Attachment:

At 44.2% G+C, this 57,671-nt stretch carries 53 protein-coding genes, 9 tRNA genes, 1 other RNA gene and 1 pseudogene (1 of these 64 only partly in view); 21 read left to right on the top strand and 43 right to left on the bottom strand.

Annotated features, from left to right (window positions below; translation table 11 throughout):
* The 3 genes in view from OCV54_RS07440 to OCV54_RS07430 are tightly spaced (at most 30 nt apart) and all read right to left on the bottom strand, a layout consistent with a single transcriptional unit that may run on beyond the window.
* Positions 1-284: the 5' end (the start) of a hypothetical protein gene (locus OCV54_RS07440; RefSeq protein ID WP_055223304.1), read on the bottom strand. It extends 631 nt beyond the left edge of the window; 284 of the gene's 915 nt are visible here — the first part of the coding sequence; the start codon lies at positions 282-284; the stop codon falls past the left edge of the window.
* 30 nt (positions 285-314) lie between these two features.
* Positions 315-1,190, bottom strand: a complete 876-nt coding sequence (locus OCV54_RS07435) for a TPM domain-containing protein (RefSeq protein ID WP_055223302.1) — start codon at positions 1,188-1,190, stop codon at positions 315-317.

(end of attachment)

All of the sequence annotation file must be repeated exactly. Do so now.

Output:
At 44.2% G+C, this 57,671-nt stretch carries 53 protein-coding genes, 9 tRNA genes, 1 other RNA gene and 1 pseudogene (1 of these 64 only partly in view); 21 read left to right on the top strand and 43 right to left on the bottom strand.

Annotated features, from left to right (window positions below; translation table 11 throughout):
* The 3 genes in view from OCV54_RS07440 to OCV54_RS07430 are tightly spaced (at most 30 nt apart) and all read right to left on the bottom strand, a layout consistent with a single transcriptional unit that may run on beyond the window.
* Positions 1-284: the 5' end (the start) of a hypothetical protein gene (locus OCV54_RS07440; RefSeq protein ID WP_055223304.1), read on the bottom strand. It extends 631 nt beyond the left edge of the window; 284 of the gene's 915 nt are visible here — the first part of the coding sequence; the start codon lies at positions 282-284; the stop codon falls past the left edge of the window.
* 30 nt (positions 285-314) lie between these two features.
* Positions 315-1,190, bottom strand: a complete 876-nt coding sequence (locus OCV54_RS07435) for a TPM domain-containing protein (RefSeq protein ID WP_055223302.1) — start codon at positions 1,188-1,190, stop codon at positions 315-317.